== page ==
MIAR Arts is very pleased to provide a range of the best recently fired work by Jeff, who lives and pots in Minnesota, USA. The work will be available in the Gallery shortly.
Jeff apprenticed at the Bernard Leach Pottery, St. Ives, 1969 - 1971 and is an internationally recognised artist. His work is included in many Public Collections around the World including:-
Gardiner Museum, Canada
Ichon World Ceramic Centre, Korea
Aberystwyth Arts Centre, Wales
Museum of FineArt, Houston, Texas
Cooper-Hewitt Museum, Smithsonian Institution’s National Museum of Design, New York City
Everson Museum of Art, New York
Los Angeles County Museum, Los Angeles
Newark Museum of Art, Newark, New Jersey
Nottingham City Museum, Nottingham, England
Taipei Fine Arts Museum, Taiwan, Republic of China
The Auckland Museum of Art, Auckland, New Zealand
"My interest in soda firing was sparked by a year of teaching at Alfred University in 1991. Prior to this a majority of my work was wood fired. Feeling restless after a ten year period of wood firing, the soda surface seemed the proper avenue to explore. Jeff Zamik’s MFA thesis was on soda versus salt surface. He did a majority of the pioneering of this technique.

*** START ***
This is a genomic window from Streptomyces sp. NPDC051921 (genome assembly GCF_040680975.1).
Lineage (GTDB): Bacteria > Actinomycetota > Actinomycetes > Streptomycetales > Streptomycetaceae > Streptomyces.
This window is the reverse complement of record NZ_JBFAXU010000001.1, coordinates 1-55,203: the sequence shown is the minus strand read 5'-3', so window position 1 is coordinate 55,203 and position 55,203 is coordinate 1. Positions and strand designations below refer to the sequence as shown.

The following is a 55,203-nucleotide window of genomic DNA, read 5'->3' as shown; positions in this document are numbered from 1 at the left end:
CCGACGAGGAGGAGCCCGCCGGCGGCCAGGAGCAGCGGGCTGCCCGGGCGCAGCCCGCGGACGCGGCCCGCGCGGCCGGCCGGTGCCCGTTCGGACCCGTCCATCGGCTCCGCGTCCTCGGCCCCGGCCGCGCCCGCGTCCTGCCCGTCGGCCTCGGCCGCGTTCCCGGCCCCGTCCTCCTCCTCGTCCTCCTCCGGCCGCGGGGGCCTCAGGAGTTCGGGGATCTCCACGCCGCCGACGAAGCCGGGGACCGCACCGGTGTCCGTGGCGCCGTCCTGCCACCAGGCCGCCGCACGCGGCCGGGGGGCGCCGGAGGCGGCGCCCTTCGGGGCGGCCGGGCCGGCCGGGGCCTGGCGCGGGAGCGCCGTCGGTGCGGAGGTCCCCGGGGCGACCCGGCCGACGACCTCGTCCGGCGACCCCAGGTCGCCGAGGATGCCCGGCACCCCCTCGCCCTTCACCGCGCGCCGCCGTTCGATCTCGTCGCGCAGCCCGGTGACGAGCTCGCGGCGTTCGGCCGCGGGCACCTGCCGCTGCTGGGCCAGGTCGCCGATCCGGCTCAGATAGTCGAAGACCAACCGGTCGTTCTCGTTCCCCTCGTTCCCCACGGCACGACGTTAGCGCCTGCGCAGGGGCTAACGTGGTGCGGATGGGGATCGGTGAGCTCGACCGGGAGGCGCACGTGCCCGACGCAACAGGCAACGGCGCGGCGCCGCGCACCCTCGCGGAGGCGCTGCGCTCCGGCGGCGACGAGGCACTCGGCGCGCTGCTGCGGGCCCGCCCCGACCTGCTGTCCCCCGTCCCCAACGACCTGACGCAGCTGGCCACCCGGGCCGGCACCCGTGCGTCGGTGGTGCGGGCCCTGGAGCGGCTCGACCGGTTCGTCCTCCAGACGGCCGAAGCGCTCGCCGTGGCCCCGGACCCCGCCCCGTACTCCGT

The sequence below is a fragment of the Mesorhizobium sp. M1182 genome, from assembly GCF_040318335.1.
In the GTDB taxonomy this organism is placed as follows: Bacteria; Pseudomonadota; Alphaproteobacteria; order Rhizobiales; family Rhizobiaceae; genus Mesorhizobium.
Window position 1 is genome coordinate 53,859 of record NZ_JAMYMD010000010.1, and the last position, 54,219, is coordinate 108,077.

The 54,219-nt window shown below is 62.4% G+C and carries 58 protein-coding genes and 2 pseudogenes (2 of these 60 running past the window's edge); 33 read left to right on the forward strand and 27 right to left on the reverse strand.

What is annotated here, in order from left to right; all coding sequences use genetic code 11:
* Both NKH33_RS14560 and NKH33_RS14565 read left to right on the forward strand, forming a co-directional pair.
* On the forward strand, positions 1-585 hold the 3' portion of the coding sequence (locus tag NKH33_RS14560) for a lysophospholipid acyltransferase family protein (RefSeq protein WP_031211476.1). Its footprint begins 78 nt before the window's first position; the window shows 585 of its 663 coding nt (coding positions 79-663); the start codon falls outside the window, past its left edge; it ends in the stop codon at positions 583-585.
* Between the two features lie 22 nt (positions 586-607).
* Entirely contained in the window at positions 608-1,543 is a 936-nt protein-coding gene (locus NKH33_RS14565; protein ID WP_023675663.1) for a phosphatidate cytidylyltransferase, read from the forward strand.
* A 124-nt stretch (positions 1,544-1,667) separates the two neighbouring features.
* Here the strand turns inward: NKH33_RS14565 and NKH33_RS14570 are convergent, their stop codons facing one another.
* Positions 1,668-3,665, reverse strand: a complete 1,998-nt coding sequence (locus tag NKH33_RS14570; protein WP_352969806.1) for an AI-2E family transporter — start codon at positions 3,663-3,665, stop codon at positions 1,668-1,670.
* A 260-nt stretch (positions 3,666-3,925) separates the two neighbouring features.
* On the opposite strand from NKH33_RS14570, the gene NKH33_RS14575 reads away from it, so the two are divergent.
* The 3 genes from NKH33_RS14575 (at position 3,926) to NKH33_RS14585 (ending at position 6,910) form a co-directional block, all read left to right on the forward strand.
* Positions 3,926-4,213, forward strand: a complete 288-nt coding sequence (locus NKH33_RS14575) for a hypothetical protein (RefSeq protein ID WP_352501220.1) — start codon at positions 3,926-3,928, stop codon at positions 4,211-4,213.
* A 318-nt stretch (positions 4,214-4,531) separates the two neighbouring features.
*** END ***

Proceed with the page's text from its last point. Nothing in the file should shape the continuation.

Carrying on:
The process of working more intimately with the kiln fit my needs as a potter. Being a lover of the glazed surface as well as the salt/soda presented my initial dilemma. How could I have both? Over a period of time, there became a balance of both. The question of how glaze and clay surface interface was resolved. The ratio of the two remains a primary issue. This is achieved by waxing out patterns allowing the clay surface to be touched by the soda vapor. Also, the question of marrying an ancient German process with my contemporary visual concerns was an issue. Addressing and honoring this historical method of firing continues to be a challenge.
The oval boat form has evolved over a 15 year period. It is thrown and later altered. The fiddlehead fern pattern came from eating small fern heads at a food festival in New York.
What attracts me to the soda surface is that often one side of the piece has an orange peel texture and the other side is more quiet. I enjoy the pot having a record of the firing process. Also, soda can activate the glazed surface and the glaze can shift and slightly run on the rims and sharper edges. The color response seems more brilliant with soda than with salt. In addition to the above, vapors emitted by a soda kiln are less noxious and it is easier working around."
Jeff describes himself as having one foot in Japan, one in Germany with an interest in Art Deco architecture.